As an overview, here’s how it goes. At Genpo’s prompting, we are asked to get ‘in voice’ with our Inner Critic, Controller, Skeptic, Fear, Anger, etc. Members of the audience dialog with the teacher by shouting out statements in answer to his queries. It’s kind of different than a typical dharma talk in that it’s totally interactive. We have the analogy that there’s a corporation with 10,000 employees (like the 10,000 states of mind spoken of in Buddhist Sutras). None of the employees knows his job title, job description, nor who her boss is. This is chaos. Insanity. And this is how we live. So we do something very sane. We take out each of these voices, and give them their due, in an interview. A Question and Answer about who they are, what they do, what they don’t do, and so on. That’s the Dualistic side of the triangle.

Then, after a break, we move to the Non-Dual side, starting with the Seeker of the Awakened Way. We talk to the seeker for a bit, then we talk to the Mind That Does Not Seek, or something like that. We move further into this, calling it by different names, like Buddha Mind. Then we move to the top, or Apex of the triangle. As he calls for the Integrated State, the Unborn, the Maha Vairochana Buddha, people in the room start speaking from this state, as if they ARE that from which all Buddhas are Born. DANG! I was really wondering, and I didn’t get a chance to ask, but were these people all kind of veterans of this process, or were they having a spiritual experience or what? In the beginning, he’d asked how many Buddhists, Zen students, etc. and I didn’t think there were that many. But from the way people were calling out their answers, it was as if I was in a room full of Buddhas. Well, depending on who you talk to, we’re always in a room full of Buddhas, but I’ll leave that to another discussion.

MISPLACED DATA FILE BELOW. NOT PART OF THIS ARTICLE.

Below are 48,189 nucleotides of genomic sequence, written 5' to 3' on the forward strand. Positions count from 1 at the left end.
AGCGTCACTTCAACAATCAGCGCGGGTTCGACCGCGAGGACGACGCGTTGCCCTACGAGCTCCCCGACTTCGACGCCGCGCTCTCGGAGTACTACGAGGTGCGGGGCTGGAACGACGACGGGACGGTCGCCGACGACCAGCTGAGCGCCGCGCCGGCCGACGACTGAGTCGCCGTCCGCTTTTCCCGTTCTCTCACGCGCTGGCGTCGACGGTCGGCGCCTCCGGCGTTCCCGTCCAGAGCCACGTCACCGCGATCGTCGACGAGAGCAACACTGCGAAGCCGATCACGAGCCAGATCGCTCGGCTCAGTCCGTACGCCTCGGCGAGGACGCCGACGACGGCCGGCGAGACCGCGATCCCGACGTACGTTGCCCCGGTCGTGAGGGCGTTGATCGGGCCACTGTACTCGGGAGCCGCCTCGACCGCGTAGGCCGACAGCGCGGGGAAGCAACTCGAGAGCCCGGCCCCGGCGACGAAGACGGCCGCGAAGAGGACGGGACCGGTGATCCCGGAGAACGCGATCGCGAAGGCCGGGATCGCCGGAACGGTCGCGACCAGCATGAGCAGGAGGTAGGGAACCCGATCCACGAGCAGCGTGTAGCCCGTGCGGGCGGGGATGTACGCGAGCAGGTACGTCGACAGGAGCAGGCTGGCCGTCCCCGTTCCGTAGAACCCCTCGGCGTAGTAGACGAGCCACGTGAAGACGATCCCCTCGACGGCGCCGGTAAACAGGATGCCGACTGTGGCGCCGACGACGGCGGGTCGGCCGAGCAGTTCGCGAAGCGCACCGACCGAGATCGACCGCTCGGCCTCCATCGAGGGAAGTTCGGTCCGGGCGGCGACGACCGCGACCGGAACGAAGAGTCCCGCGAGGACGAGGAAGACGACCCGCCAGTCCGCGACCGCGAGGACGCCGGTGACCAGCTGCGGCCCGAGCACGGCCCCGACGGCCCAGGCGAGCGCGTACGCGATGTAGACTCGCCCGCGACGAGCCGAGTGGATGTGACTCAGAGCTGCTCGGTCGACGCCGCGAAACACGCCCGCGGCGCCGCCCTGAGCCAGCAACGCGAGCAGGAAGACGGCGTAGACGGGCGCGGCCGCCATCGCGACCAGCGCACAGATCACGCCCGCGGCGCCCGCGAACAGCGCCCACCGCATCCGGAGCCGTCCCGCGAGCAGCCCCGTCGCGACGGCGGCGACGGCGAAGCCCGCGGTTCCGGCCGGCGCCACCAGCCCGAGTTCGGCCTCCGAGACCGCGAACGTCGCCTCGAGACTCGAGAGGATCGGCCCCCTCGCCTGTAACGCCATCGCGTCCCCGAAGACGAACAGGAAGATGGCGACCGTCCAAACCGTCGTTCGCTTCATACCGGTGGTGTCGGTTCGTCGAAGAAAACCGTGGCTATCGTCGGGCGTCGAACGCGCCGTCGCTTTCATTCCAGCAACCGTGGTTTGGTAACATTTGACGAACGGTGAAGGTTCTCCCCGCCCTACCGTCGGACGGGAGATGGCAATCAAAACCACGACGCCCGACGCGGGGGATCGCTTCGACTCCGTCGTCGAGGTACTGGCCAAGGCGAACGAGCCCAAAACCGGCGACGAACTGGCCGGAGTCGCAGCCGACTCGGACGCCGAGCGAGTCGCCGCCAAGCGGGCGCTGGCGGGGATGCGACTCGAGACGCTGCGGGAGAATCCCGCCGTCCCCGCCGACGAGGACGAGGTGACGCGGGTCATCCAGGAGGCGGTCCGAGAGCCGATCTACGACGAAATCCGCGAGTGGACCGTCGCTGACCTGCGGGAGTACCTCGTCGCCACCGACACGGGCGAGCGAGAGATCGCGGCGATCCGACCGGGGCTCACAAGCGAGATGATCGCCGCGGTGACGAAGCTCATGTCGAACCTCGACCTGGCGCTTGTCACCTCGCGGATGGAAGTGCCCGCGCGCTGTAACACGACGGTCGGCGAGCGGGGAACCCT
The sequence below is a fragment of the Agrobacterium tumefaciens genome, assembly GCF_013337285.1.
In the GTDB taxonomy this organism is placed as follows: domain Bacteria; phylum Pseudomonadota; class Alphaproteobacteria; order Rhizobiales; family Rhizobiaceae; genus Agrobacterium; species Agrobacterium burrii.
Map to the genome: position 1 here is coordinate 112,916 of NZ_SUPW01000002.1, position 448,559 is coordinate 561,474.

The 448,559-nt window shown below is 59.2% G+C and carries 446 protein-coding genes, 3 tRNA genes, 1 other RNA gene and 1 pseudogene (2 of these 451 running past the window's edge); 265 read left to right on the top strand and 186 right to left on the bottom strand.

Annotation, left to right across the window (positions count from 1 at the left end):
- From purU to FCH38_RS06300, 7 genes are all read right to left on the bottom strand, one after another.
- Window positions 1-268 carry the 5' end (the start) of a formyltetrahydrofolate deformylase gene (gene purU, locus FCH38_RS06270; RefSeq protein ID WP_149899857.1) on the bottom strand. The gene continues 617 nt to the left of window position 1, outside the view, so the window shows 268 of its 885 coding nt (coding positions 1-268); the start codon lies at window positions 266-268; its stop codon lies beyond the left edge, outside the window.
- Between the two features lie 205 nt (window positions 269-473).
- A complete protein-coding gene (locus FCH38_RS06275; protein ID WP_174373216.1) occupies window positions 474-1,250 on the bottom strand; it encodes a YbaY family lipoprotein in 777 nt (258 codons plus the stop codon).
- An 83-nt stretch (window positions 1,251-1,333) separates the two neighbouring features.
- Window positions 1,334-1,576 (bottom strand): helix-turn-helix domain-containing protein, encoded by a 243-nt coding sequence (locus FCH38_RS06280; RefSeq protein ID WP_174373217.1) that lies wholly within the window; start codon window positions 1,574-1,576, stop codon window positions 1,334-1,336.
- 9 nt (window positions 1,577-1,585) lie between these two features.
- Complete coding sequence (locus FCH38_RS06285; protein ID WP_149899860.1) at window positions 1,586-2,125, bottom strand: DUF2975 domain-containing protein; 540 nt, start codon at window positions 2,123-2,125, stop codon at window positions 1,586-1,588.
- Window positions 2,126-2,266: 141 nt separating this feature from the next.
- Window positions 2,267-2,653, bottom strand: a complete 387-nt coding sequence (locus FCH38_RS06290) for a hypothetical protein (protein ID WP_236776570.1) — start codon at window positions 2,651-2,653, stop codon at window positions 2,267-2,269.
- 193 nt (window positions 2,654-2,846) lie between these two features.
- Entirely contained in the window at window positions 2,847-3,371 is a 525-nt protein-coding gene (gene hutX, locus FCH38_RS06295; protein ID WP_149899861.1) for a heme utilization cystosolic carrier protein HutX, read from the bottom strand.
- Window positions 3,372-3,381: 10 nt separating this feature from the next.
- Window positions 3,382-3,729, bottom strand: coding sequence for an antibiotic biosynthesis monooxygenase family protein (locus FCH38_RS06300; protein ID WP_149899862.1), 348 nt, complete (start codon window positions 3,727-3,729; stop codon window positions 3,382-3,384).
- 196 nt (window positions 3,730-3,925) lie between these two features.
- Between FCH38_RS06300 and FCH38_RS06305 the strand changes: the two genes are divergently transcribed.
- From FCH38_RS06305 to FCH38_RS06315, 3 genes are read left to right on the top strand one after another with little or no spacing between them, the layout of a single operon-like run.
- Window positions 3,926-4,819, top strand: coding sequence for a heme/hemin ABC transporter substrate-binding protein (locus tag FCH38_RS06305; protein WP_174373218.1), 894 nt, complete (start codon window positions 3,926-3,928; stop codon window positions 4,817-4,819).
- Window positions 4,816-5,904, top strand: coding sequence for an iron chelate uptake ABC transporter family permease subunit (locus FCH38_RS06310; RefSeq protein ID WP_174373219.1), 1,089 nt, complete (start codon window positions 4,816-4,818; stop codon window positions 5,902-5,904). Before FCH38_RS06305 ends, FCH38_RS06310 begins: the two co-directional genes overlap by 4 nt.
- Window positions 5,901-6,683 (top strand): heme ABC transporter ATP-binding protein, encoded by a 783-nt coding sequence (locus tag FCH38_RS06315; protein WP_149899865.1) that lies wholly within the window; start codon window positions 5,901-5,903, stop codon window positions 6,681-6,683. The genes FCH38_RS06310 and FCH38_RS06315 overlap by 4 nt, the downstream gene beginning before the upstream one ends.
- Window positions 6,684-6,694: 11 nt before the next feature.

Whether or not the participants were parroting the latest new age spiritual terminology, or were actually in Big Mind, is kind of irrelevant if you ask me. And I am the one you’re talking to. Or listening to, reading, as it were. The point being that Genpo brought us through the process of identifying, objectifying, disseminating, owning and then re-integrating all of these archetypes. He did it kind of tricky. Since he is a real Zen master, and has his own Awakened Mind that, incidentally, just kind of came about in the past 8-9 years, he was able to bring it out like only a real good Zen teacher can do. But he did it with a fresh-new-interactive-no- bullshit style.

I felt like I was in a very boundary-less, awakened, joyful, open, spacious and compassionately grateful state of Being at the end of the seminar. That is, until some lady told me to get out of her way. Then my Controller/Skeptic/Big Ego took over my Big Mind! But still, this was a very interesting form of Direct Introduction that is, I think, just about as revolutionary as Shakyamuni Buddha was 2500 years ago.

Happy Parinirvana, all of you Buddhas of the past, present and future…